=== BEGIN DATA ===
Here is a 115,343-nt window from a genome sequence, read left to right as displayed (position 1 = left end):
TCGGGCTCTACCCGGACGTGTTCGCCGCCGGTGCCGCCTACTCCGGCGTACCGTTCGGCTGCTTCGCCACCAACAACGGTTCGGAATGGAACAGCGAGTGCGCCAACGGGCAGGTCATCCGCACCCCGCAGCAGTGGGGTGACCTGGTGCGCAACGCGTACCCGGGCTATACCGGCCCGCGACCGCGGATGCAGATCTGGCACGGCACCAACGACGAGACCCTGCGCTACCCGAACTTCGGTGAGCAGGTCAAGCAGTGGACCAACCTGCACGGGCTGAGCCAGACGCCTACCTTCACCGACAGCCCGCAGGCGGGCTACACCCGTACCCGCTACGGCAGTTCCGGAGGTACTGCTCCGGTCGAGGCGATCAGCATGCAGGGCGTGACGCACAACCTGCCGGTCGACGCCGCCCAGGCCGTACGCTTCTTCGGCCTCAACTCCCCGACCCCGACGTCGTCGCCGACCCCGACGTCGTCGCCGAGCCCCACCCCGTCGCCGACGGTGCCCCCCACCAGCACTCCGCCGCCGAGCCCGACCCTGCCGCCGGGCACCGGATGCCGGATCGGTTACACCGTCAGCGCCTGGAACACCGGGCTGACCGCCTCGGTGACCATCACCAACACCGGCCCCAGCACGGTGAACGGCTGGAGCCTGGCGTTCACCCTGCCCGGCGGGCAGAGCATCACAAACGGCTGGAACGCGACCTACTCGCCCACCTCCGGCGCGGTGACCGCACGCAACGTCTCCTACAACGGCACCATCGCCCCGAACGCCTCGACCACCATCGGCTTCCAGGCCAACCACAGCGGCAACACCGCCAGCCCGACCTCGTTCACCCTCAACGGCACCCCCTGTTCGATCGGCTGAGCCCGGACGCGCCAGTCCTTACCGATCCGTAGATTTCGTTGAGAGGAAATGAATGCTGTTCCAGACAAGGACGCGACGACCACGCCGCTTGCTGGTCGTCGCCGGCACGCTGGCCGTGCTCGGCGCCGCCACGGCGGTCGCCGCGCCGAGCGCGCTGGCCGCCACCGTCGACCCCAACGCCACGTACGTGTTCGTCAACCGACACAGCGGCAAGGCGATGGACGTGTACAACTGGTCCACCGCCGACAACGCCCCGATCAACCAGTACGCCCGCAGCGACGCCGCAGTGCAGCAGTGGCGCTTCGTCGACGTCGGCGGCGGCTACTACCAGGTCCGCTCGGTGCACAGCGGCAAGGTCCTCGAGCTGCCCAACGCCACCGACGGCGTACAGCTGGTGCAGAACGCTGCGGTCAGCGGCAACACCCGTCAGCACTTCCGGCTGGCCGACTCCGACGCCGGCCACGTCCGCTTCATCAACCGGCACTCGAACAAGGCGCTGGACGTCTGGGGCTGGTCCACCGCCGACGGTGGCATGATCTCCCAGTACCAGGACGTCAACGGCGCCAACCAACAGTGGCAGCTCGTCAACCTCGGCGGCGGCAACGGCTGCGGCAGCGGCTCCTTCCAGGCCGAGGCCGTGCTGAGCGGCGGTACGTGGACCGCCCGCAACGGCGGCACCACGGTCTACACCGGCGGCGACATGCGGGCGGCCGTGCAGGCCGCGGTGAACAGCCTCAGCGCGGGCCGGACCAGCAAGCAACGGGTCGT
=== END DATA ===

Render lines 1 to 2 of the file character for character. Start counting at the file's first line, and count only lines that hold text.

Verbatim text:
Here is a 115,343-nt window from a genome sequence, read left to right as displayed (position 1 = left end):
TCGGGCTCTACCCGGACGTGTTCGCCGCCGGTGCCGCCTACTCCGGCGTACCGTTCGGCTGCTTCGCCACCAACAACGGTTCGGAATGGAACAGCGAGTGCGCCAACGGGCAGGTCATCCGCACCCCGCAGCAGTGGGGTGACCTGGTGCGCAACGCGTACCCGGGCTATACCGGCCCGCGACCGCGGATGCAGATCTGGCACGGCACCAACGACGAGACCCTGCGCTACCCGAACTTCGGTGAGCAGGTCAAGCAGTGGACCAACCTGCACGGGCTGAGCCAGACGCCTACCTTCACCGACAGCCCGCAGGCGGGCTACACCCGTACCCGCTACGGCAGTTCCGGAGGTACTGCTCCGGTCGAGGCGATCAGCATGCAGGGCGTGACGCACAACCTGCCGGTCGACGCCGCCCAGGCCGTACGCTTCTTCGGCCTCAACTCCCCGACCCCGACGTCGTCGCCGACCCCGACGTCGTCGCCGAGCCCCACCCCGTCGCCGACGGTGCCCCCCACCAGCACTCCGCCGCCGAGCCCGACCCTGCCGCCGGGCACCGGATGCCGGATCGGTTACACCGTCAGCGCCTGGAACACCGGGCTGACCGCCTCGGTGACCATCACCAACACCGGCCCCAGCACGGTGAACGGCTGGAGCCTGGCGTTCACCCTGCCCGGCGGGCAGAGCATCACAAACGGCTGGAACGCGACCTACTCGCCCACCTCCGGCGCGGTGACCGCACGCAACGTCTCCTACAACGGCACCATCGCCCCGAACGCCTCGACCACCATCGGCTTCCAGGCCAACCACAGCGGCAACACCGCCAGCCCGACCTCGTTCACCCTCAACGGCACCCCCTGTTCGATCGGCTGAGCCCGGACGCGCCAGTCCTTACCGATCCGTAGATTTCGTTGAGAGGAAATGAATGCTGTTCCAGACAAGGACGCGACGACCACGCCGCTTGCTGGTCGTCGCCGGCACGCTGGCCGTGCTCGGCGCCGCCACGGCGGTCGCCGCGCCGAGCGCGCTGGCCGCCACCGTCGACCCCAACGCCACGTACGTGTTCGTCAACCGACACAGCGGCAAGGCGATGGACGTGTACAACTGGTCCACCGCCGACAACGCCCCGATCAACCAGTACGCCCGCAGCGACGCCGCAGTGCAGCAGTGGCGCTTCGTCGACGTCGGCGGCGGCTACTACCAGGTCCGCTCGGTGCACAGCGGCAAGGTCCTCGAGCTGCCCAACGCCACCGACGGCGTACAGCTGGTGCAGAACGCTGCGGTCAGCGGCAACACCCGTCAGCACTTCCGGCTGGCCGACTCCGACGCCGGCCACGTCCGCTTCATCAACCGGCACTCGAACAAGGCGCTGGACGTCTGGGGCTGGTCCACCGCCGACGGTGGCATGATCTCCCAGTACCAGGACGTCAACGGCGCCAACCAACAGTGGCAGCTCGTCAACCTCGGCGGCGGCAACGGCTGCGGCAGCGGCTCCTTCCAGGCCGAGGCCGTGCTGAGCGGCGGTACGTGGACCGCCCGCAACGGCGGCACCACGGTCTACACCGGCGGCGACATGCGGGCGGCCGTGCAGGCCGCGGTGAACAGCCTCAGCGCGGGCCGGACCAGCAAGCAACGGGTCGT